John Maxwell wrote: ‘When you stop loving your people, stop leading your people.’ In reply, itohankadiri observed: ‘You can only influence people who connect with you, you have to have love for the people within your influence to transform them and move them from where they are, to where they connect through a shared vision. Love is a shared value which makes this transition possible.’ Maxwell was right. Leaders need to love their people. It also means you need to be your brother’s keeper, your sister’s keeper, even in a business, corporate setting.
Leaders who come alongside their co-workers and make sure they are alright, will raise up confidence, loyalty, trust. A happy workforce is a productive workforce. When I was an educator back in the United Kingdom, I was so grateful to a former Headteacher who responded to me as a human being, when I was going through a really tough time in life. My welfare was important to her. The Head invited me to her office for a cup of tea, (some years ago), she just sat down and listened to my heart. She put me on a 4 day week on full pay, reduced my teaching workload and said: ‘Go home to your family.’ I wasn’t just a ‘number’ to her. She didn’t display any ruthlessness, on the contrary, my boss had compassion for me. As an employee my well being mattered to her. When I returned back to work to a 5 day week, I felt so invigorated and gave not only of my time to the school but also threw myself into the local community, involving my workplace in projects that were of worth and value to both school and community.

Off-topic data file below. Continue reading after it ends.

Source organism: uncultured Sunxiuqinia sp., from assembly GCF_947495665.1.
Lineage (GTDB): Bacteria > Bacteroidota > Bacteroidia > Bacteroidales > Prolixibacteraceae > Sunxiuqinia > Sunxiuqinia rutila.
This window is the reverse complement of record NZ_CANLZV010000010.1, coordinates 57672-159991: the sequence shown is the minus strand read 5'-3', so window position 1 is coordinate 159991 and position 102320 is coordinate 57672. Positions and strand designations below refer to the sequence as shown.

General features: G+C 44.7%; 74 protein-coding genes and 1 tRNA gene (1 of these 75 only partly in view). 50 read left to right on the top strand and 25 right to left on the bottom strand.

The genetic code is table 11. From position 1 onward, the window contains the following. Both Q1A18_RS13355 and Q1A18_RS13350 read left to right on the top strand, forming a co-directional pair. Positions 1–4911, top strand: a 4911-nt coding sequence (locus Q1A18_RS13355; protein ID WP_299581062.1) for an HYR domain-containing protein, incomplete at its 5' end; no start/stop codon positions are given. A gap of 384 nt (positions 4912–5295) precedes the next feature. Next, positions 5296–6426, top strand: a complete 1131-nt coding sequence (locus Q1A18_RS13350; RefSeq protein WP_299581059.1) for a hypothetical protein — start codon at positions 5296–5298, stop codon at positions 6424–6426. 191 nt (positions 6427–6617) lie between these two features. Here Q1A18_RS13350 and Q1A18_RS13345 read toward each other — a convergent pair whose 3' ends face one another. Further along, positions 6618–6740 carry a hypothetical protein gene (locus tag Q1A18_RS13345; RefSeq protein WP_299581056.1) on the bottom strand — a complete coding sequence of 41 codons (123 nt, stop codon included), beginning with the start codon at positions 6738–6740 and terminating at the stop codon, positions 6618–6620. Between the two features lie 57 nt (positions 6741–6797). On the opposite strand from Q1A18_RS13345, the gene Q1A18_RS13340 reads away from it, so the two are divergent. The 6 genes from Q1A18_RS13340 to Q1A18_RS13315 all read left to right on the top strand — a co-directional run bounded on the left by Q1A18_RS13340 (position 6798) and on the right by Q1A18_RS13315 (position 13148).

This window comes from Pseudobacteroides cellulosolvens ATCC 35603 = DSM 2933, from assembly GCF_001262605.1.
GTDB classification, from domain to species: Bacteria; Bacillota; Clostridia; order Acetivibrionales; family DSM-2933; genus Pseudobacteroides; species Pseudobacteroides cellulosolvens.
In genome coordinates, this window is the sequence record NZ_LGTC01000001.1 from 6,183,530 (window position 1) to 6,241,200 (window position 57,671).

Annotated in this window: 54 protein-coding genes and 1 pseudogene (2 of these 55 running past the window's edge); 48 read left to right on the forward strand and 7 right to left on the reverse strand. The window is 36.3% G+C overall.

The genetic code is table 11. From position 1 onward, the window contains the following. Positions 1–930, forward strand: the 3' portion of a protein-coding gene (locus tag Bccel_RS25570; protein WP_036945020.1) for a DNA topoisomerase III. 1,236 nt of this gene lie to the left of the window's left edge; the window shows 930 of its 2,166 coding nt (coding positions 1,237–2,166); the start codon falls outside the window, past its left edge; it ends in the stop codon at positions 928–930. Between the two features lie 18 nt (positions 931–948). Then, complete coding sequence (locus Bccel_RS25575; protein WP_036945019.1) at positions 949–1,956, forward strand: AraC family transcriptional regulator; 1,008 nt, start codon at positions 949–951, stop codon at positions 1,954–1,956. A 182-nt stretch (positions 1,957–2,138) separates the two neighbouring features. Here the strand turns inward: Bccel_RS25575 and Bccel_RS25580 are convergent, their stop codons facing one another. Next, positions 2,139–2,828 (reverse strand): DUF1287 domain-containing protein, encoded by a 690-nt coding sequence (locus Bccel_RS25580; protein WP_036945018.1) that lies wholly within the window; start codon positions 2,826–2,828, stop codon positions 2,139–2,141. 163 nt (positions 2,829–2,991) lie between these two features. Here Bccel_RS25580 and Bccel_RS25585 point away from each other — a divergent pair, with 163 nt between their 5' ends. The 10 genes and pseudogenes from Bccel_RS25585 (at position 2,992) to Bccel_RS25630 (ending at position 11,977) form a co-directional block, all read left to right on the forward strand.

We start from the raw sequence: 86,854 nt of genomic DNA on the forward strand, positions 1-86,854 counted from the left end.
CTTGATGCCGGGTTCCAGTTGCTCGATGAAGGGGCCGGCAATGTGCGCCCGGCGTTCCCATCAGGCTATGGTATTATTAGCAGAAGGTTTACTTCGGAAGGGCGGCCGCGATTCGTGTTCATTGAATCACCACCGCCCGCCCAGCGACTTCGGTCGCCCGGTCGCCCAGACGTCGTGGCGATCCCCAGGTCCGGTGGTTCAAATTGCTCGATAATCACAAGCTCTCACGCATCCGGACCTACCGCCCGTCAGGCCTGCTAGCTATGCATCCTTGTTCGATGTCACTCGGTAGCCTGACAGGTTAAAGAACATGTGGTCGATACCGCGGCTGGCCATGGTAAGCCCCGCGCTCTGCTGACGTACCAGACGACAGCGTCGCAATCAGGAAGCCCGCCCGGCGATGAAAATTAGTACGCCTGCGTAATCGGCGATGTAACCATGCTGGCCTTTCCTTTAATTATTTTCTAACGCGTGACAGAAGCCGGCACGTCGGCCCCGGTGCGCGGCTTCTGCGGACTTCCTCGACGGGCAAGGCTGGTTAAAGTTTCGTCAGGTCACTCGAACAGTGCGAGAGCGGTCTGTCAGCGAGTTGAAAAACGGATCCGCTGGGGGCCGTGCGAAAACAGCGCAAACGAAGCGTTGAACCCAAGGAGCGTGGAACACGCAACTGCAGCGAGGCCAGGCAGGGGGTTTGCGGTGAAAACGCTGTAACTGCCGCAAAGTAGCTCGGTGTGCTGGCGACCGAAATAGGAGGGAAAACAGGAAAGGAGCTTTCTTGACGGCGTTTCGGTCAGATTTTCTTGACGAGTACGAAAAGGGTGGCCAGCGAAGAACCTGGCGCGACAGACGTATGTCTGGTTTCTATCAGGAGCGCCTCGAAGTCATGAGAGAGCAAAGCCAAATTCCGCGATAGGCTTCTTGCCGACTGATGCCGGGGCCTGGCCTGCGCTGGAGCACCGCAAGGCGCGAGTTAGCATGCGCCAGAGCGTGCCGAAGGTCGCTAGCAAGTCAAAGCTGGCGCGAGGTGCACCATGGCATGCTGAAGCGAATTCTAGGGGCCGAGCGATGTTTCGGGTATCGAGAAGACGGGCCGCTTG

Years later, the leader of the local council and the Mayor held these projects up as exemplars as to what a successful partnership should be like – between an educational institution and the local community. The Mayor celebrated the success of these projects in the Town Hall and gave out Council Awards. The school was mentioned in the British parliament. A leadership shift happened. That all came from a single act of compassion and kindness, extended by a caring leader who had empathy for her workforce and led ‘from within,’ with her head and her heart. When you raise people up, you also raise up your entire workforce, you lift up morale and even the happiness index of your company or organization. That is the hallmark of a compassionate leader.
Jesus asked ‘which one was the neighbor?’ The reply was ‘the one who had mercy on him.’
Film clips of Matt Maher’s ‘ Hold Us Together,’ song and ‘He Ain’t Heavy, He’s my brother,’ song by the Hollies – courtesy of YouTube.
Picture of the Good Samaritan courtesy of free Bible images.
Photographs courtesy of Pexel and Pixaby